New Delhi, 25th December 2018: According to a new study, Christmas Eve is one of the most dangerous times of the year for the heart. It has indicated that a person’s risk for heart attack reaches its peak around late night a day before Christmas. Christmas Eve is a time to cheer; people tend to consume excessive food, alcohol, and travel long distances, all of which may up the risk of heart attack. Emotional distress with acute experience of anger, anxiety, sadness, grief, and stress, too, increases the risk of a heart attack.

Food of animal origin and saturated foods contain cholesterol. A 1% rise in cholesterol raises the chances of heart attack by 2%. Heart patients should therefore avoid eating cakes during the Christmas and New Year Season. They should distribute fruits and dry fruits instead of cakes.

Speaking about this, Padma Shri Awardee, Dr KK Aggarwal, President, HCFI, said, “In the emergency room, heart attacks can be both over and under diagnosed. About 10% of heart attacks are over diagnosed and an equivalent number can be missed as the ECG can be normal in the first six hours after a heart attack. Most heart attacks occur during winter all over the world including India. Missing heart attacks during this period in the early hours of the morning can lead to spurts in number of cases of sudden cardiac death. Moreover, most senior doctors maybe on vacation during Christmas further worsening the situation for the common man. Every effort should be taken to reduce the number of false positive or false negative diagnosis of heart attack.”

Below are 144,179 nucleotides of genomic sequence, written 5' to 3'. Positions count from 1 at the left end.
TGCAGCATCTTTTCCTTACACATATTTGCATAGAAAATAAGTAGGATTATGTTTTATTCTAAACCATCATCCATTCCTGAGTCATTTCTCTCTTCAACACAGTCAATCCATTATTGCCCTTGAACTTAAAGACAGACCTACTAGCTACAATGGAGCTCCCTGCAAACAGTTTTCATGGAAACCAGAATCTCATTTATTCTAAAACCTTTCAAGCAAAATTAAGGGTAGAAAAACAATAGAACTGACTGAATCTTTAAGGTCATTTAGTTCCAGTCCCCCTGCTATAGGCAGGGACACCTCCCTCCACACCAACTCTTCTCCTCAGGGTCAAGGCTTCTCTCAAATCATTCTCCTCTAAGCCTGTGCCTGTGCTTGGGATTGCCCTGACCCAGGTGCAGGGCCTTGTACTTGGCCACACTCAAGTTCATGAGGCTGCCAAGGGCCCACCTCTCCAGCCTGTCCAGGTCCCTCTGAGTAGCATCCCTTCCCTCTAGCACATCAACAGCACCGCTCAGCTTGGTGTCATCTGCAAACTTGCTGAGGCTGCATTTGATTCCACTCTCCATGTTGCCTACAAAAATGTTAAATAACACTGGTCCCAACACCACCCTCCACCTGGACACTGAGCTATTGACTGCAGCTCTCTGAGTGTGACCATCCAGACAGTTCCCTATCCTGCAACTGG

Men and women have about the same adjusted in-hospital death rate for heart attack — but women are more likely to die if hospitalized for a more severe type of heart attack.

Adding further, Dr Aggarwal, Group Editor-in-Chief of IJCP, said, “As doctors, it falls upon us to educate our patients and make them aware of ways to live a healthy lifestyle to reduce the burden of disease in older age. I teach my patients the Formula of 80 to live up to the age of 80 years.

• Keep lower blood pressure, low-density lipoprotein (LDL) ‘bad’ cholesterol, fasting sugar, resting heart rate and abdominal girth all below 80.

• Keep kidney and lung functions >80%.

• Engage in recommended amounts of physical activity (minimum 80 min of moderately strenuous exercise per week). Walk 80 min a day, brisk walk 80 min/week with a speed of at least 80 steps per min.

• Eat less and not >80 gm or mL of caloric food each meal.

• Observe cereal fast 80 days a year.

• Do 80 cycles of parasympathetic breathing (pranayama) a day with a speed of 4/min.

• Do not smoke or be ready to spend Rs 80,000/- for treatment.

• Those who drink but do not want to stop and there is no contraindication, limit alcohol intake to no >80 mL/day for men (50% for women) or 80 gm/week. 10 gm of alcohol is present in 30 mL or 1 oz of 80 proof liquor.

• Do not take >80 mL of soft drink at one go (dilute it to 200 mL by adding soda).

• Take 80 mg of aspirin, if prescribed, for prevention.

• Take 80 mg atorvastatin for prevention, when prescribed.

• Keep noise levels below 80 dB.

• Keep particulate matter PM 2.5 and PM 10 levels below 80 mcg per cubic meter.

• Expose yourself 80 days in a year in sunlight to get vitamin D.

• Achieve 80% of target heart rate when doing heart conditioning exercise.

• Get 80% immunity by taking Flu and pneumonia vaccine.